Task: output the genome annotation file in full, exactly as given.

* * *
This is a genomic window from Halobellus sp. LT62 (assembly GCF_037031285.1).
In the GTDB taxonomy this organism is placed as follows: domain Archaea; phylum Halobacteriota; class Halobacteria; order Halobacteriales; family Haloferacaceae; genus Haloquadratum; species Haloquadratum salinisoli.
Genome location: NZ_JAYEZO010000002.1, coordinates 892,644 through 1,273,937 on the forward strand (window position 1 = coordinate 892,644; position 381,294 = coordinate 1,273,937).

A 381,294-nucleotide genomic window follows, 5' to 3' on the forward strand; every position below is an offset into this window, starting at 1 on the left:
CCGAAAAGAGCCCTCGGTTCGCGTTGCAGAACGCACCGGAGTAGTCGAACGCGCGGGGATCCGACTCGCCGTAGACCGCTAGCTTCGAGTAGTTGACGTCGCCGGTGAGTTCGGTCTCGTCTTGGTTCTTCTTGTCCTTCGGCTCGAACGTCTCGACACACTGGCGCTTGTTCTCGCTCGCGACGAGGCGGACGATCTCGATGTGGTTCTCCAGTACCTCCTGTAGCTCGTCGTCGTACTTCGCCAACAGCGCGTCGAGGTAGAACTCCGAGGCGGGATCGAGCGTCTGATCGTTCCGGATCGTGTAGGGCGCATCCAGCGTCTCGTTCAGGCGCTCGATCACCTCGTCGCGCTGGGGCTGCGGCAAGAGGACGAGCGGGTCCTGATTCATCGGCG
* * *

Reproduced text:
This is a genomic window from Halobellus sp. LT62 (assembly GCF_037031285.1).
In the GTDB taxonomy this organism is placed as follows: domain Archaea; phylum Halobacteriota; class Halobacteria; order Halobacteriales; family Haloferacaceae; genus Haloquadratum; species Haloquadratum salinisoli.
Genome location: NZ_JAYEZO010000002.1, coordinates 892,644 through 1,273,937 on the forward strand (window position 1 = coordinate 892,644; position 381,294 = coordinate 1,273,937).

A 381,294-nucleotide genomic window follows, 5' to 3' on the forward strand; every position below is an offset into this window, starting at 1 on the left:
CCGAAAAGAGCCCTCGGTTCGCGTTGCAGAACGCACCGGAGTAGTCGAACGCGCGGGGATCCGACTCGCCGTAGACCGCTAGCTTCGAGTAGTTGACGTCGCCGGTGAGTTCGGTCTCGTCTTGGTTCTTCTTGTCCTTCGGCTCGAACGTCTCGACACACTGGCGCTTGTTCTCGCTCGCGACGAGGCGGACGATCTCGATGTGGTTCTCCAGTACCTCCTGTAGCTCGTCGTCGTACTTCGCCAACAGCGCGTCGAGGTAGAACTCCGAGGCGGGATCGAGCGTCTGATCGTTCCGGATCGTGTAGGGCGCATCCAGCGTCTCGTTCAGGCGCTCGATCACCTCGTCGCGCTGGGGCTGCGGCAAGAGGACGAGCGGGTCCTGATTCATCGGCG